I am desperately searching for information about the epenthetic

"r" found in words like "warsh" (wash) and Warshington (Washington).

I know that this phenomena is only found in certain American dialects

(perhaps in Northern California, Oregon, and Idaho), however that is

as much as I have been able to find. I would really appreciate any

anecdotal, as well as quantitative information concerning this

linguistic variation.

Thank you in advance,

Jennifer van Vorst

Portland State


I'm replying to the List with a copy to Zman, because I think ADS people

will be interested in my response. -- DML


This item has come up in lots of discussions, even on ADS-L if I'm not

mistaken, but I'm not in the mood at present to do any digging for sources.

But I did think of Tom Murray's data in THE LANGUAGE OF ST LOUIS,

MISSOURI: VARIATION IN THE GATEWAY CITY (Peter Lang, 1968). Murray cites

interesting local evidence: signs in laundromats (p. 17). In one case, a

"would-be grammarian" corrected a sign saying "warsher don't work" by

changing the verb to "doesn't" with no indication that the correctionist

found anything amiss in the identity of the machine that didn't work.

Murray has a table (p. 18) summarizing data he collected in St Louis:

Table 3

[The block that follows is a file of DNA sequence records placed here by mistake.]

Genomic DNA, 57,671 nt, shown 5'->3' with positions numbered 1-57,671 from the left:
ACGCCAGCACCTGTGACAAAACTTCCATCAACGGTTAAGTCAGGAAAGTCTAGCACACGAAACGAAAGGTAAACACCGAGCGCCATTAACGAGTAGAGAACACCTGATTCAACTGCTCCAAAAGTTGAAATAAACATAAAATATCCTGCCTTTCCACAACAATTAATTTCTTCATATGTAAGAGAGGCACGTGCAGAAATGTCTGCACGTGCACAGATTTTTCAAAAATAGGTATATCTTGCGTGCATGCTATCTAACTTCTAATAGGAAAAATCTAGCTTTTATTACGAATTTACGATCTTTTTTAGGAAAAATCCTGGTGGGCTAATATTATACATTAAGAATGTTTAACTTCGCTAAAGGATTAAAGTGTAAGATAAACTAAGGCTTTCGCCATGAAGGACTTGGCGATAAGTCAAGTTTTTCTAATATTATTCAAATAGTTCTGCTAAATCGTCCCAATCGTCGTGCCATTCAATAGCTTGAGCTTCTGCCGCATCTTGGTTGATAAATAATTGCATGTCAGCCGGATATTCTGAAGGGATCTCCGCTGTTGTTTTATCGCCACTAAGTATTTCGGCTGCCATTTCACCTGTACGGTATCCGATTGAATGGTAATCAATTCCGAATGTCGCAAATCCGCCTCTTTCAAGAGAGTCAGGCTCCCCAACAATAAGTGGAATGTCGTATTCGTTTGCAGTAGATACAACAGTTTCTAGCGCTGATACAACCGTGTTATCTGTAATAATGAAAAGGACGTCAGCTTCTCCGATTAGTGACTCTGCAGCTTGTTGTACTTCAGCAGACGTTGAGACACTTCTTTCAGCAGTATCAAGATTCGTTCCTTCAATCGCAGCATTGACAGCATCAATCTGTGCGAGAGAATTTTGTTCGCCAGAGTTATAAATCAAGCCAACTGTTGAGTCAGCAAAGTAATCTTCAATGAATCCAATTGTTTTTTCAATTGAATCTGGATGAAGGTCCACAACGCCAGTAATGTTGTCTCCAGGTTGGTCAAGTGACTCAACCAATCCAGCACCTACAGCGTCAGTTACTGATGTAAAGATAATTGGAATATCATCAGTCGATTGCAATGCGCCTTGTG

(as in 'wash')

context in which heard

socio-econ class informal midformal formal

% no. % no. % no.

upper 83 1446 68 1185 39 669

middle 92 1657 76 1369 52 937

lower 99 1766 82 1463 68 1213

It is interesting that this phonological bit of Americana, known by

dialectologists as an Ohio Valley phenomenon (but not limited to this

area), is also thought by someone to exist to some extent (primarily?) in

CA, OR, ID. My students from St. Louis would always mention this "awful"

pronunciation when I would ask about features of St Louis speech; they hung

their heads in shame for not being to erase it from their phonological

systems -- only they thought it was a feature of a single lexical item

rather than a phonological rule in their heads/behavior. I've always

suspected it was more widespread than limited dialectological reports have

suggested. When the last volume of DARE comes out we'll probably get a

nice map and a better answer than we had before.